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June 23, 2005


Richard Leader

How does Nielsen do it? The moment someone posts a blog talking about how he isn't quite the Saint he's made out to be, the Jakobites turn-up with flame-throwers at full strength.
Sometimes Nielsen is right, sometimes Nielsen is wrong. He was right to slam the Flash intro all those years ago - is he right to still be slamming it, after all, I haven't seen one on anything other than a personal site in a very long time?
He is right to say that the over-use of pop-ups has made their 'legitimate' use difficult for 'good' designers, but he never seems to realise that sometimes sites have to make money, and sometimes the best way of doing that is with advertising. And if no-one clicked on pop-up ads or float-overs, as he seems to imply, people wouldn't use them anymore - there would be no commercial value in them.

Regine Stern

I'll start off by saying, yes please do refrain from comparing people - anyone for that matter to Hitler, it's not exactly appropriate and I believe this has nothing to do with political correctness, but just plain sensitivity. Ranting and raving about how design practices are being done has no bearing on Hitler.

Now for more general comments about this article: We should note that Jakob Nielsen's voice is being heard and he has accomplished one thing and that is to drive awareness to the general public the importance of usability. Design is not done/created out of a vacuum, but rather when designing web sites, applications or anything for that matter we should do so with certain rules in mind. Design isn't something that can be thrown out, people read, scan and absorb information on the web a certain way, so we as designers should design with these 'rules' in mind. Perhaps reading Wittgenstein may help us all as well, and this includes Jakob.

Chris McEvoy

I am hoping to stimulate some debate about the responsibilities of "usability spokespeople" (whoever they are) and Jakob is an easy target because of his very good PR machine.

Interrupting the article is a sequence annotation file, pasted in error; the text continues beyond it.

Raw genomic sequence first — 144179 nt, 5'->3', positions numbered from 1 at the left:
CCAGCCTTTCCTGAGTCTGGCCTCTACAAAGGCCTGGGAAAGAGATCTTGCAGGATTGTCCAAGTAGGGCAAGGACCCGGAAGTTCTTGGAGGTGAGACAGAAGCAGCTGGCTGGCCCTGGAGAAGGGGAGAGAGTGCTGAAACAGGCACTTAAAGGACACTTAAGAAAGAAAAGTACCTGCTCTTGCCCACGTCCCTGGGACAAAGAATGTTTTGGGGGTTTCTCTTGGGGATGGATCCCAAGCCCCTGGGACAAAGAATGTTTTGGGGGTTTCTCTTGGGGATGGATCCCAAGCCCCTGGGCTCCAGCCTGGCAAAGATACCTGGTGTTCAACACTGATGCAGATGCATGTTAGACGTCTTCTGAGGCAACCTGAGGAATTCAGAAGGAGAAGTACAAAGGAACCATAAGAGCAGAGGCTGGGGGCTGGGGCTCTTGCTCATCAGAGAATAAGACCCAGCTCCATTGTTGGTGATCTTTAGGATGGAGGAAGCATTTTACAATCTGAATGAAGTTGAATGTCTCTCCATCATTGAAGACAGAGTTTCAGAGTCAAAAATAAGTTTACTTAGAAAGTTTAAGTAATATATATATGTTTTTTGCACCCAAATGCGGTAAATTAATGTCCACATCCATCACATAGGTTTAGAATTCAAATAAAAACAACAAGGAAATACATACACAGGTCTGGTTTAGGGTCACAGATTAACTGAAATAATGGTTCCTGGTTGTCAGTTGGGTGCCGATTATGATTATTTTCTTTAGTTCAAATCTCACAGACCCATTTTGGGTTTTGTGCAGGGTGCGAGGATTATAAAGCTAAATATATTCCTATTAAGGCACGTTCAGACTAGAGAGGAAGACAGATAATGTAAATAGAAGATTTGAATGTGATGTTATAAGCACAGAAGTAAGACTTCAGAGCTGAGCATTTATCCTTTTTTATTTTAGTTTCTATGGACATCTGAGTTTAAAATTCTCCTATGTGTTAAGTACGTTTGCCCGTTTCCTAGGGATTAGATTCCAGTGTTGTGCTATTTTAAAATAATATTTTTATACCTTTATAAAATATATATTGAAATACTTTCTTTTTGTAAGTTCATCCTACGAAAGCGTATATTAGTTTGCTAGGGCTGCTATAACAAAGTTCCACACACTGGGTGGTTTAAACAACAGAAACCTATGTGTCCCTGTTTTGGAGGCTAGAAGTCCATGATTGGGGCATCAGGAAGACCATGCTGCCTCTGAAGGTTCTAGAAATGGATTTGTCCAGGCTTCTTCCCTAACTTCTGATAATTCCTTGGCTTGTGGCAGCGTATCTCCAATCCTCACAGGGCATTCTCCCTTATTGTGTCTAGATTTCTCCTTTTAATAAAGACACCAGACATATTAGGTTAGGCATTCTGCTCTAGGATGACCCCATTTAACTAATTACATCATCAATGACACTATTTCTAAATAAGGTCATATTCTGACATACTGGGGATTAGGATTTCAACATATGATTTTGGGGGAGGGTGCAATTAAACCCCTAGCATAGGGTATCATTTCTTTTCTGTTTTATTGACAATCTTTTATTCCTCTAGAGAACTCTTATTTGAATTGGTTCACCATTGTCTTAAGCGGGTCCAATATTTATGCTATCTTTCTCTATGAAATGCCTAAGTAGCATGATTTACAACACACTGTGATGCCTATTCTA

It is interesting to note that the Guardian interview appears on a web page where an annoying pop-up ad appears over the text you are trying to read. Does this mean that the Guardian is staffed by evil designers? I think not.

How has the problem of pop-up ads been dealt with? Have people listened to Jakob and stopped using them? No, the problem has been solved by technologists building pop-up blockers into browsers so that we don't have to see them at all. Jakob says that pop-up ads have given pop-ups a bad name and spoilt the party for people who want to put help text into pop-up boxes. Perhaps it would be more useful to argue for web sites that don't need pop-up help rather than complain about the advertisers who mis-use (in Jakob's view) pop-up boxes.

Perhaps Jakob could put his money where his mouth is and fix his own search engine before he starts having a go at everyone else. He could also publish a returns policy on NNGroup while he's at it.

Yes, Jakob has spent decades saying the same thinkgs over and over again. Perhaps one day he will make an attempt to engage with people working in the industry rather than berate them for being evil, stupid and lazy.

And on the 'little hitler' comment. I am not trying to compare Jakob to Hitler, but am re-using a phrase I have heard used for many many years to describe someone who is self righteous and who finds it very difficult to handle any criticism. It is usually used to descibe a young child who wants to be the centre of attention and is unable to share their toys with anybody else.